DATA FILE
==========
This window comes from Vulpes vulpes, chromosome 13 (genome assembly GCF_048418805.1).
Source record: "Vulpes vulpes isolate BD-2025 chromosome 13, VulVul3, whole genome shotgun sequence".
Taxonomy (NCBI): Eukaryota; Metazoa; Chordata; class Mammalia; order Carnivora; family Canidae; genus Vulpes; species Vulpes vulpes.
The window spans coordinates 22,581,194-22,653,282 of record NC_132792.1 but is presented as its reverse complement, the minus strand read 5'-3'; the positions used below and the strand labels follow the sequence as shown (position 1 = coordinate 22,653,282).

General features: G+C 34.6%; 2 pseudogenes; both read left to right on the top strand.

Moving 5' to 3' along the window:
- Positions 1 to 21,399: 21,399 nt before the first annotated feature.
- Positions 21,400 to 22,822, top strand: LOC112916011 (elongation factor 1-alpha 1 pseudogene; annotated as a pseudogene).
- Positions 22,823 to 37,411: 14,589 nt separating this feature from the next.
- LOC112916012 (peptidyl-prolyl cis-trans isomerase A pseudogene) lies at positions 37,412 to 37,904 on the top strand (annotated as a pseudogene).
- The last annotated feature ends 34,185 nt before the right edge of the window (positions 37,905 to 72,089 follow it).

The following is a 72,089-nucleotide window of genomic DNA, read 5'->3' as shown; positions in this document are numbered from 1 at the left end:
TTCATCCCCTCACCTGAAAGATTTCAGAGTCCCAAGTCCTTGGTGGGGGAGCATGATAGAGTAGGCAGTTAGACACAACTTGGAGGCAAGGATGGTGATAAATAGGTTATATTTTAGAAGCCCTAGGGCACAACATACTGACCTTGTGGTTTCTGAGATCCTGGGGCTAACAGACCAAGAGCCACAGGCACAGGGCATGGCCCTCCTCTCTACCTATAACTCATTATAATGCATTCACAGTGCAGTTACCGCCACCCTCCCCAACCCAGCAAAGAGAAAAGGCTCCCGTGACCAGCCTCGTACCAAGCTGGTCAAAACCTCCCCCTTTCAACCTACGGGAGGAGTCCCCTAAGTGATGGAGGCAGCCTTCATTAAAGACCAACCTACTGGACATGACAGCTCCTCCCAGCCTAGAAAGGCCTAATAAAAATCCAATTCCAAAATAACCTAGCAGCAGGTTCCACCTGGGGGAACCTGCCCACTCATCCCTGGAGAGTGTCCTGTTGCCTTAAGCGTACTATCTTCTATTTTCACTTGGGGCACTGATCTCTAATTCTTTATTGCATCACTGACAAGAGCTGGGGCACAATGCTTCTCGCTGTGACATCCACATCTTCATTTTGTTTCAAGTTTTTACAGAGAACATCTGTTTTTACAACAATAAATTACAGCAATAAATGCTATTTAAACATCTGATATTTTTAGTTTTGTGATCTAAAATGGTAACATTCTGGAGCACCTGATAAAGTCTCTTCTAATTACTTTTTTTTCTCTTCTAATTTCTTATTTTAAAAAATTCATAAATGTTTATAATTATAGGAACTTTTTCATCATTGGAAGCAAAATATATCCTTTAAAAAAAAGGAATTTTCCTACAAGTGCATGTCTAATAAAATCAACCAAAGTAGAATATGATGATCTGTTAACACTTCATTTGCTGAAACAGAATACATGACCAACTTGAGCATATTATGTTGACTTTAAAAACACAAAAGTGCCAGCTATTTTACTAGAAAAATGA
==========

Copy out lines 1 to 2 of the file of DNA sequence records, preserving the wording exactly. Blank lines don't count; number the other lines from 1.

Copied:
This window comes from Vulpes vulpes, chromosome 13 (genome assembly GCF_048418805.1).
Source record: "Vulpes vulpes isolate BD-2025 chromosome 13, VulVul3, whole genome shotgun sequence".